Disclaimer: The available studies have major inconsistencies in collection of data thus hindering conclusive methods for prevention and treatment.
Post-Thoracotomy Pain Syndrome (PTPS): Pain that recurs or persist along a thoracotomy scar at least 2 months following the surgery.
Variable, but high, roughly >50%, the majority experiencing mild pain, and 3-16% experience moderate-severe pain 82-90% report it is most profound around scar/surgical site Incidence
Pain: myofascial vs neuropathic allodynia- sensation of pain to a non-painful stimulus majority report aching dysthetic burning lancinating combination of above
Preoperative Risk risk of chronification decreased in elderly risk is increased in females existence of chronic pain elsewhere (hysterectomy and hernia surgery data) no relation to anxiety/depression
Intraoperative Risk surgical technique posterolateral vs muscle sparing posterolateral muscle sparing less pain at 1 month axillary vs anterior approach anterior reduced incidence PTPS Video assisted thoracic surgery (VATS) no difference, although decreased early pain
Intraoperative Risk surgical technique rib retractors causing nerve damage, confirmed by evoked motor potentials suture technique, 78% damage to inferior and 40% damage to nerve superior to incision due to pericostal suture
PTPS 60yo female with acute/chronic chest pain localized at 10yo thoracotomy scar
Intraoperative Risk analgesia Intrapleural analgesia: inferior to cryoanalgesia and opioids (23.4%) Thoracic epidural analgesia (TEA): variable (14.8%) TEA + NSAID (9.9%) Cryoanalgesia: no decrease in PTPS (31.6%) Pre-emptive analgesia: inconclusive, although TEA had less postop pain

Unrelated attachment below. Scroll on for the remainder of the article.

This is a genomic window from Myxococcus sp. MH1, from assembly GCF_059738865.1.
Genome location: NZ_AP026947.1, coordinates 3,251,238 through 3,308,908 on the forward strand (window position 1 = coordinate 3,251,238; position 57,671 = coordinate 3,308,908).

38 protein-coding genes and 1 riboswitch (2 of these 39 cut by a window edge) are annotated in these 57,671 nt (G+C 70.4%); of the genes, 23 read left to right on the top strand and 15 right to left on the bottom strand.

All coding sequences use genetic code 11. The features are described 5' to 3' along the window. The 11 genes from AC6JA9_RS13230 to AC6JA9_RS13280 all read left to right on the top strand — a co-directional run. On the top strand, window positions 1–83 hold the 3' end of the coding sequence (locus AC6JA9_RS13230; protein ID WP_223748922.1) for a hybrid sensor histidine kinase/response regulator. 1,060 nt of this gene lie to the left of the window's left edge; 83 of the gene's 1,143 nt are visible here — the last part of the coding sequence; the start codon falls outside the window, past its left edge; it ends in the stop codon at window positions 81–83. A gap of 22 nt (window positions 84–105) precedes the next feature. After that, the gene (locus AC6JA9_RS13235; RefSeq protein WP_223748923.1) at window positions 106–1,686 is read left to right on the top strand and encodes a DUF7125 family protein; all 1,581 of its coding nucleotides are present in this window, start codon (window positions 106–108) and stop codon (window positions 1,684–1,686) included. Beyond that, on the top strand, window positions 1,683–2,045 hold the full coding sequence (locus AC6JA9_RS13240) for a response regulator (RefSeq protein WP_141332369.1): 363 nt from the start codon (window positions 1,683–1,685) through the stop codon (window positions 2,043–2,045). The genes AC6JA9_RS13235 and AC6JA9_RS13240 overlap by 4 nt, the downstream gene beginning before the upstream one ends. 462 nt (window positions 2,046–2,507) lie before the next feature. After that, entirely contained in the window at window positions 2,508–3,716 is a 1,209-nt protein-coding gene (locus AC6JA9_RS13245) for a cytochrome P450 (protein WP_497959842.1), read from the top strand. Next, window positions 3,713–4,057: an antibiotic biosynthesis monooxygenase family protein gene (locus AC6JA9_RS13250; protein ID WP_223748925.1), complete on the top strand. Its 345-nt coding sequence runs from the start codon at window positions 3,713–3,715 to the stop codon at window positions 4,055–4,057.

Postoperatively Several studies from other procedures indicate the intensity of acute postop pain to be a risk factor for persistent post surgical pain. (data from hip arthroplasty, hernia, and c-section)
Management Acute TEA gold standard multimodal drug therapy (NSAID, IVPCA)
Management Chronic First rule out tumor recurrence First line: PT, NSAIDS, TENS, TCA, anti-epileptics, sodium channel blockers, and opioids 2nd: ISB (phrenic-shoulder), intercostal nerve block, PVB, SNRB, sympathetic nerve blocks, TPI, SCS
In conclusion, there is a need for large, prospective, randomized trials evaluating PTPS.
Perkins FM, Kehlet H: Chronic pain as an outcome of surgery. A review of predictive factors. Anesthesiology. 2000 Oct;93(4):1123-33 Wildgaard K, Ravn J, Kehlet H: Chronic post-thoracotomy pain: a critical review of pathogenic mechanisms and strategies for prevention. Eur J Cardiothorac Surg. 2009 Jul;36(1):170-80 Karmakar MK, Ho AM. Postthoracotomy pain syndrome. Thorac Surg Clin. 2004 Aug;14(3):345-52 Strebel BM, Ross S. Chronic post-thoracotomy pain syndrome. CMAJ. 2007 Oct 23;177(9):1027 Koehler RP, Keenan RJ. Management of postthoracotomy pain: acute and chronic. Thorac Surg Clin. 2006 Aug;16(3):287-97 Gerner P. Postthoracotomy pain management problems. Anesthesiology Clinics. 2008 June;26(2) Gerner P. Postthoracotomy pain management problems. Anesthesiology Clinics. 2008 June;26(2):355-67